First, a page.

Saturday, September 28, 2013

Workin' in the Rain

It was a joyful morning with granddaughter Zadie, but now she was napping and I set off on an adventurous climb up to Mt. Tabor. It was my Portland initiation, complete with steady rain. Truth be told, some of the world’s weight was on my shoulders. Nothing earth-shattering, just some difficult discussions I needed to have that I didn’t particularly want to have. And so the switch flipped on as it always does, me the star lawyer gathering evidence for the courtroom drama, right up to the eloquent summation to the jury.

But somewhere in the process of trying to figure out where the heck I was on the downward return (my inner GPS true to form in its ineptitude), the switch flipped again and I was planning some 5-year old music classes. Came up with three dynamic activities both connected to each other and to previous knowledge and leading to the next step of emerging musicianship— hot stuff! And not surprisingly, that shoulder weight was mysteriously gone and my step was lighter, even as I wandered in circles hopelessly lost and getting wetter by the minute.

When Duke Ellington had his Pulitzer Prize snatched away at the last minute for shameful racist reasons, he was asked how he felt about it. The ever-elegant Mr. Ellington replied, “I pouted just long enough to write my next blues composition.” How wise he was! The difference between my 30-minute class plan for twenty 5-year olds and Duke’s majestic compositions is simply a difference in degree, not kind. We both petitioned the same gods and they both came through to transform us with the power of the creative imagination.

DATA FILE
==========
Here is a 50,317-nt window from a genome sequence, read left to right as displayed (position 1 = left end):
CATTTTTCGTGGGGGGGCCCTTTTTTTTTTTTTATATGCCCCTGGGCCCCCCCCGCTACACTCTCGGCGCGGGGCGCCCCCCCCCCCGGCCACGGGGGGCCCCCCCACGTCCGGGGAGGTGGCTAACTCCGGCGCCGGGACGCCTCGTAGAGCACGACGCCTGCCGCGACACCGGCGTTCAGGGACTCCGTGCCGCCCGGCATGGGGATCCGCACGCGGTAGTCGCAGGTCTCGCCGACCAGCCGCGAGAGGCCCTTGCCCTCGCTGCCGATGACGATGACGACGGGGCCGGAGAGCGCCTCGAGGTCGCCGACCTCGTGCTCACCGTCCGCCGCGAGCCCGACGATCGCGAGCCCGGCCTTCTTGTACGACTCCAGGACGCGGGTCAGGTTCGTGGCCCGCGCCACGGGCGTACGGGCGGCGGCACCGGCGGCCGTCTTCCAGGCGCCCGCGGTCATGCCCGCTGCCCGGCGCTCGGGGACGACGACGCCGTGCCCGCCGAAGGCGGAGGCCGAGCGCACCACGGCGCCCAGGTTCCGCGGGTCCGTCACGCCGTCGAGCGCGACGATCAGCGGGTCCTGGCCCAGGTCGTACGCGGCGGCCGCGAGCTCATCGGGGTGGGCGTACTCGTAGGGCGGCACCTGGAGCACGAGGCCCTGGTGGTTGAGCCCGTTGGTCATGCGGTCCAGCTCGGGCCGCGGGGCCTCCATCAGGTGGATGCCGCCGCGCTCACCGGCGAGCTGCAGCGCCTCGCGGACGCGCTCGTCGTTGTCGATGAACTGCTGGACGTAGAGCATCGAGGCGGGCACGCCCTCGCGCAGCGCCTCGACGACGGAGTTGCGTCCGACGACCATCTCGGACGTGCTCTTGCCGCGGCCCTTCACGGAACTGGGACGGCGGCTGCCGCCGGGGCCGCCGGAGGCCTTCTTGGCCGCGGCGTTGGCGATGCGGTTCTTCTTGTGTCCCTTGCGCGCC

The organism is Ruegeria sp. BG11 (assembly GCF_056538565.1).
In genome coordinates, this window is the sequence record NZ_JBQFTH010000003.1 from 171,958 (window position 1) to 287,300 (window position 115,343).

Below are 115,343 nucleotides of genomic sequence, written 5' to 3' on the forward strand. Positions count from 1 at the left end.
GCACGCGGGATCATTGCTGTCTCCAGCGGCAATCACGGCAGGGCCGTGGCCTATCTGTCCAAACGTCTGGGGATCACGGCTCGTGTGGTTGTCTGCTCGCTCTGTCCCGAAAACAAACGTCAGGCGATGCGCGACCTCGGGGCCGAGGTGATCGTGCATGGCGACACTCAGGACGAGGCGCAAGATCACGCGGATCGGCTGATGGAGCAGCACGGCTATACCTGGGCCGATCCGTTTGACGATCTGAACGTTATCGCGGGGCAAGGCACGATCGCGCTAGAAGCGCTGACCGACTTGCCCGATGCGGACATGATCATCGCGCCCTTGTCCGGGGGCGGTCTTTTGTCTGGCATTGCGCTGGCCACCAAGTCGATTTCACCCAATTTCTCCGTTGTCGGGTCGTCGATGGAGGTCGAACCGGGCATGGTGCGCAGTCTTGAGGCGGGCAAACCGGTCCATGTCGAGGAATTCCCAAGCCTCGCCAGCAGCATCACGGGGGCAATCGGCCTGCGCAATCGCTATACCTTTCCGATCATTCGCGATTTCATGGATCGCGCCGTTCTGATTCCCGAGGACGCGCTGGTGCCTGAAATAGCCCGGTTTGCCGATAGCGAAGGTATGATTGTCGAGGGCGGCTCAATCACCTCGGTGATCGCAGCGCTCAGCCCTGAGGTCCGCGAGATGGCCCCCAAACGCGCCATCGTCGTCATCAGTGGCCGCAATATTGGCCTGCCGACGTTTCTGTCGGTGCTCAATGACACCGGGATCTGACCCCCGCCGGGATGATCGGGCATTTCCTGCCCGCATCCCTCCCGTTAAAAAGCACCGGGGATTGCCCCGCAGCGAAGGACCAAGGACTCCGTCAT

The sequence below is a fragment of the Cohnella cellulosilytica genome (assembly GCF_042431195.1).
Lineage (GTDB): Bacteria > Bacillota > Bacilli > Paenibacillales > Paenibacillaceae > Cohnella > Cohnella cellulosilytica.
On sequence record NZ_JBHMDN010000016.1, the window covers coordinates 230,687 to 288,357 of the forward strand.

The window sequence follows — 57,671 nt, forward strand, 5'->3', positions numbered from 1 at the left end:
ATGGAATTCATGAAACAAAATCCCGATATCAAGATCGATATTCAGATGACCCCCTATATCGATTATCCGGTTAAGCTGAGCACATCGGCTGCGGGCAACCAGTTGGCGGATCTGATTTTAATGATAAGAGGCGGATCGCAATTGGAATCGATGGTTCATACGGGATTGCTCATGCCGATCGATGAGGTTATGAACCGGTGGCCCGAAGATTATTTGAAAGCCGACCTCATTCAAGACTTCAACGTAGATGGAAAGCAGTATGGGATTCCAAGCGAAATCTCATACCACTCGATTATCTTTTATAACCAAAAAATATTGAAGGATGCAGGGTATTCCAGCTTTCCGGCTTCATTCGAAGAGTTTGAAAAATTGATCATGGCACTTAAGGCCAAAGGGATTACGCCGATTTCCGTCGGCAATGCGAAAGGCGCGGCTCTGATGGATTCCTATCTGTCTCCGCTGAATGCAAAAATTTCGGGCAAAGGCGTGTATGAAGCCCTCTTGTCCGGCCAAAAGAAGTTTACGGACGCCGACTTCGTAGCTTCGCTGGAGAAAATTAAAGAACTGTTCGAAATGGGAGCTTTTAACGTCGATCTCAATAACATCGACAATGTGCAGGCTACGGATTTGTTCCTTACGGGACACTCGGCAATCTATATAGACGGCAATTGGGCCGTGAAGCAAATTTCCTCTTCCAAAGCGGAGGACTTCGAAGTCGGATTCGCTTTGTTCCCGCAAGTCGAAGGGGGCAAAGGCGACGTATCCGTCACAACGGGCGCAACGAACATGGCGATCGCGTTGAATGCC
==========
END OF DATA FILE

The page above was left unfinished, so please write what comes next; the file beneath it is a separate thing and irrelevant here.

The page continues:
Most folks pray to Jesus, Allah, Buddha, Krishna, Yahweh, the Great Spirit, what have you, for help in times of need and it’s not a bad impulse. But let’s face it, they’re all rather busy with more urgent manners than regulating the emotional temperature of each of Earth’s 7 billion inhabitants. Better to invoke the Muse and get to work creating something— any kind, any size. From a well-planned and executed dinner to a grand Opera, creative work helps and heals. Gene Kelly comes dancing into the mind, splashing through the puddles with grace, finesse and jubilation.

If you’re not too busy, I’d suggest either listening to Ellington’s Diminuendo and Crescendo in Blue or coming next Tuesday to my preschool class. Either way, I think you’ll be uplifted. Even when lost in a drenching Portland rain.

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